I sat for eight hours on the floor with Loki, trying to make him comfortable enough for him to sleep and diligently watching his IV lines. By the end of the day, the vet said that Loki had had a sufficient amount of the IV antibiotics and pain meds that he could leave the clinic. But before we could go, the vet put a pain patch on Loki’s front leg that needed to stay on for three days and that meant that the cone-of-shame needed to stay on as well. Evidently, we weren’t out of the woods yet in many ways. First, it was going to take a small miracle to stop Loki from getting to that pain patch and consuming it. Second, we still didn’t know if his intestines would heal well enough to hold. We had to wait for him to successfully defecate to know he was okay. And so began the Great Poop Watch of 2012.
The day before, Loki had undergone surgery for an obstruction. Apparently when they say the red fox is an opportunistic hunter and will eat anything, they weren’t kidding! Loki had swallowed a piece of one of his plush toys. After a scary surgery and a stressful 24 hours, Loki was now ready to go home. Not having a hospital facility at work to care for him, Loki and I headed to my house; he was going to need round-the-clock care and observation for the next five days.
I set Loki up in his old den: my spare bathroom. I figured he would be most comfortable in familiar territory, as he had slept in there for over two months as a kit. Having no way to monitor him in there I set myself up on the counter top with my laptop, a phone, and a comfy pillow on which to sit and settled in. At first it wasn’t too bad as Loki drifted off to sleep, but as soon as he woke up he tried to get to the pain patch. If he were to get that patch off and swallow it, we would be right back where we started, so I spent the next few hours on the floor in the bathroom sitting right next to him. Every so often, I would give him a syringe with some water to keep him hydrated, but he was still not allowed any solid food for the next 24 hours. Every few hours I would open his mouth and shove some medicine down, but besides that, he was listless and slept most of the day.
Later in the evening Loki was becoming more alert so I let him out of the bathroom. He stumbled around the house, eventually finding comfort in some of his old hang outs–under the kitchen table and on his favorite chair. I can’t believe I saved that chair; I had a feeling that I might need it again. Red foxes have a tendency to create a latrine. Unfortunately, Loki decided early on as a kit that this comfy soft floor chair would make a perfect latrine. I feared that if I threw it away, he would just pick another spot in my home and ruin more things. As gross as it was, at least he had only destroyed one piece of furniture. After Loki moved to Turtle Bay full time, I kept it in the garage just in case we needed it again. Apparently Loki was glad we kept it too.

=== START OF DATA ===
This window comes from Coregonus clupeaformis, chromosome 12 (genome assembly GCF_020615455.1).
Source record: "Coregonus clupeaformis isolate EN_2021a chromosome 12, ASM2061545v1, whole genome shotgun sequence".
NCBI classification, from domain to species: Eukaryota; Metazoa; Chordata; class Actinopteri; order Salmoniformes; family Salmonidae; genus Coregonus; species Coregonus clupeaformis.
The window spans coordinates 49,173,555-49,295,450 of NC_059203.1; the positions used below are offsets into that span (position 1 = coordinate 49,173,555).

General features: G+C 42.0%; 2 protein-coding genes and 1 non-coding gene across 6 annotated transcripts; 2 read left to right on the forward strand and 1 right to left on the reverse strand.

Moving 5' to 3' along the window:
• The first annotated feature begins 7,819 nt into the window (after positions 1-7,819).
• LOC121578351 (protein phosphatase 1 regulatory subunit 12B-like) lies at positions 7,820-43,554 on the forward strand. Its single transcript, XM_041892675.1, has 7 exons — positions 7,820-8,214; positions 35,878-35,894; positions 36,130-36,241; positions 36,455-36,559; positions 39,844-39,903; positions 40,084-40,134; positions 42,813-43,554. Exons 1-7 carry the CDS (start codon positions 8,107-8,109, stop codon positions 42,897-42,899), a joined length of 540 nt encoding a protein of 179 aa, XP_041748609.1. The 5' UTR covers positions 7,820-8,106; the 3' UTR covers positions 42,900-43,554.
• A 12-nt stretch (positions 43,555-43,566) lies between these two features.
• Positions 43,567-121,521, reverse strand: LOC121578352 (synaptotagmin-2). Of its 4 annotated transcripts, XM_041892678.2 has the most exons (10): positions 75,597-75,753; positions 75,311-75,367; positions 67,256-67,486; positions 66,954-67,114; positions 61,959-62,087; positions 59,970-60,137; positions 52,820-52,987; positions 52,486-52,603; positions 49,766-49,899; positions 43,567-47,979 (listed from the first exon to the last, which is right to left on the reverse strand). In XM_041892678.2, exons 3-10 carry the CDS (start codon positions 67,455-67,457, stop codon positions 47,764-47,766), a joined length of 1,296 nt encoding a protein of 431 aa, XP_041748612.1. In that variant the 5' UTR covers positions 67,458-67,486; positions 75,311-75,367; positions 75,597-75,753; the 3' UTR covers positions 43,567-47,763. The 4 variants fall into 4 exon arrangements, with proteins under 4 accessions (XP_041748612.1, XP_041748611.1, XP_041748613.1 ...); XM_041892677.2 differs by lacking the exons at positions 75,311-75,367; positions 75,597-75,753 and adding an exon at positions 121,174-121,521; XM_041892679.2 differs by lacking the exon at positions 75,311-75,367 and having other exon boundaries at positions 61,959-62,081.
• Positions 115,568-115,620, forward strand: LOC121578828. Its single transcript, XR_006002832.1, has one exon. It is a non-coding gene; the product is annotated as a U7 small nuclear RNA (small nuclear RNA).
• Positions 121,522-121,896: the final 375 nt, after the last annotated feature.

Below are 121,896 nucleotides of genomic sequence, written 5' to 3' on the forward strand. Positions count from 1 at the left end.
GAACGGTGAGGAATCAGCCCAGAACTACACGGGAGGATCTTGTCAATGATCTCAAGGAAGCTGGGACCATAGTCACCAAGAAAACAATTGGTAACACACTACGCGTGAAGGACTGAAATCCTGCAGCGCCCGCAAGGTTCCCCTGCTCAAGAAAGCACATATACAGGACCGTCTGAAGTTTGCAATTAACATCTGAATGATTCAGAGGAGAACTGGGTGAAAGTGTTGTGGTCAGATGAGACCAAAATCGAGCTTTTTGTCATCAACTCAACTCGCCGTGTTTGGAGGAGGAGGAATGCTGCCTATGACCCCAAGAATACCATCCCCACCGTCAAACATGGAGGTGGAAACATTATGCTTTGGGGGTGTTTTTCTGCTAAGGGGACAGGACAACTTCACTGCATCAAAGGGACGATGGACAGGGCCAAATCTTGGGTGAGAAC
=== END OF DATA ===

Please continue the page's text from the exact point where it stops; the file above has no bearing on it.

I slept very little that night, but Loki was fine as he slept in his bathroom den. At this point I knew he still wasn’t feeling well because he managed to stay out of trouble. We continued to follow the vet’s instructions the next day, spending the day watching over him, but he was able to come to work in his kennel. It was now time for the big test: introducing food. If his intestines were healing well they would pass the food properly. If not, he would not defecate at all, the feces would be discolored and malformed, or worse, he would vomit, not being able to keep the food down at all. I am reluctant to call what we gave him his first “meal” as it was a measly 10g of his favorite food. He would have to keep that down for two hours before he could get another 10g. This continued throughout the day for a total of 50g. Then we just had to wait.
That evening Loki had had enough of the cone-of-shame and was determined to get it off. Although still resting a lot, he was clearly feeling better as he relentlessly worked at freeing himself from the cone. To give him a little relief for a while, I removed the cone and stayed very close to him to keep from harming himself. That lasted about two minutes as he immediately started licking and disturbing his incision. He just wasn’t going to make any of this process easy for me. With the cone back on, Loki spent another night in the bathroom den.
On the third morning I woke to the most amazing thing I had seen in a long time. There it was on the floor of the bathroom. It was small, but it was the right color and perfectly formed: poop! I had never been so happy to have an animal go to the bathroom on my floor. It was a beautiful thing to see. I called to my husband to come quickly and look and I texted everyone at work “POOP!!!!!” We were finally out of the woods. We had gotten him through it and Loki was going to be okay.
Over the next few days, Loki’s recovery progressed so well he no longer needed his pain patch or the cone-of-shame. He spent his days in a kennel at work and his evenings romping around the house, pouncing, playing and sleeping on the couch. He got to visit with Inali back at Turtle Bay and completed his recuperation. It was a scary time for all of us, but with the love and dedication of his caretakers, Loki was as good as new.
Sharon Clay, Curator of Animal Programs
“One touch of nature makes the whole world kin”